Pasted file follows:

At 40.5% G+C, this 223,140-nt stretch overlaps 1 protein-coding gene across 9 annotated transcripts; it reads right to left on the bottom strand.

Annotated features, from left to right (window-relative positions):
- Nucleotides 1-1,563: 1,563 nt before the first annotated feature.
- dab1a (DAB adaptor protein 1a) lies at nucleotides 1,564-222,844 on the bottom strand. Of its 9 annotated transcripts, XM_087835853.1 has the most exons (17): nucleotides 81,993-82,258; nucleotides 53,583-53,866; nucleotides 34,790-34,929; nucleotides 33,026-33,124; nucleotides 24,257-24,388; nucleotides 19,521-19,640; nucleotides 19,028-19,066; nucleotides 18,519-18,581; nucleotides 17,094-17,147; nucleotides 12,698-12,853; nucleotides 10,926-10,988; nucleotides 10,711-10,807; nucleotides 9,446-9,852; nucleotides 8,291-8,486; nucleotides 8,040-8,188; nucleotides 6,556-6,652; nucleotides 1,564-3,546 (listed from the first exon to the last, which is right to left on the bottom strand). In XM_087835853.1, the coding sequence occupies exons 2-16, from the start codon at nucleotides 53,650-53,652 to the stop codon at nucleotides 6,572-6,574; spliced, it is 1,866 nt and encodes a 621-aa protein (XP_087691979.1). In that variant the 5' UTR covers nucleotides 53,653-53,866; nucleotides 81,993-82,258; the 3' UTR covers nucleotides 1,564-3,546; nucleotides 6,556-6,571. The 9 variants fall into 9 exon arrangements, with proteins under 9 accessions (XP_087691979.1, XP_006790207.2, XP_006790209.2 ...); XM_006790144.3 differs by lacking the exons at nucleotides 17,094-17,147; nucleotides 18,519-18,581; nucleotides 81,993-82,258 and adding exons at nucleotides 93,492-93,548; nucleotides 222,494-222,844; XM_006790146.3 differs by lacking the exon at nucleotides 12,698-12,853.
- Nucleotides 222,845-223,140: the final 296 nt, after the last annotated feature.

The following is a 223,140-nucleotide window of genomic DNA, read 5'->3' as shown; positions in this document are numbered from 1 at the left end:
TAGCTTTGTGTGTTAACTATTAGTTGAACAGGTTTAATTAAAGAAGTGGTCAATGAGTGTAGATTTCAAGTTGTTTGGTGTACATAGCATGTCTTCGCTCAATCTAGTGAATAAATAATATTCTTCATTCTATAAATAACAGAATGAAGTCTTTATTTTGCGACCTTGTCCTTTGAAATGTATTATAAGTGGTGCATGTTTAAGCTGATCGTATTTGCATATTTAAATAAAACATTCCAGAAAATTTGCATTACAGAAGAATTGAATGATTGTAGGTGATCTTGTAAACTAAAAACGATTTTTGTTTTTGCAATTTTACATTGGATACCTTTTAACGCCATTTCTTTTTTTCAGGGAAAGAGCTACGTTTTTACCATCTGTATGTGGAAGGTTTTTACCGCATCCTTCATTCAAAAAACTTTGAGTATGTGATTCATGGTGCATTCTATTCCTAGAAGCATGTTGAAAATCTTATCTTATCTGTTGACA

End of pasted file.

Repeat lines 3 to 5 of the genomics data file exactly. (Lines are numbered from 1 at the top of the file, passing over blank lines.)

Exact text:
- Nucleotides 1-1,563: 1,563 nt before the first annotated feature.
- dab1a (DAB adaptor protein 1a) lies at nucleotides 1,564-222,844 on the bottom strand. Of its 9 annotated transcripts, XM_087835853.1 has the most exons (17): nucleotides 81,993-82,258; nucleotides 53,583-53,866; nucleotides 34,790-34,929; nucleotides 33,026-33,124; nucleotides 24,257-24,388; nucleotides 19,521-19,640; nucleotides 19,028-19,066; nucleotides 18,519-18,581; nucleotides 17,094-17,147; nucleotides 12,698-12,853; nucleotides 10,926-10,988; nucleotides 10,711-10,807; nucleotides 9,446-9,852; nucleotides 8,291-8,486; nucleotides 8,040-8,188; nucleotides 6,556-6,652; nucleotides 1,564-3,546 (listed from the first exon to the last, which is right to left on the bottom strand). In XM_087835853.1, the coding sequence occupies exons 2-16, from the start codon at nucleotides 53,650-53,652 to the stop codon at nucleotides 6,572-6,574; spliced, it is 1,866 nt and encodes a 621-aa protein (XP_087691979.1). In that variant the 5' UTR covers nucleotides 53,653-53,866; nucleotides 81,993-82,258; the 3' UTR covers nucleotides 1,564-3,546; nucleotides 6,556-6,571. The 9 variants fall into 9 exon arrangements, with proteins under 9 accessions (XP_087691979.1, XP_006790207.2, XP_006790209.2 ...); XM_006790144.3 differs by lacking the exons at nucleotides 17,094-17,147; nucleotides 18,519-18,581; nucleotides 81,993-82,258 and adding exons at nucleotides 93,492-93,548; nucleotides 222,494-222,844; XM_006790146.3 differs by lacking the exon at nucleotides 12,698-12,853.
- Nucleotides 222,845-223,140: the final 296 nt, after the last annotated feature.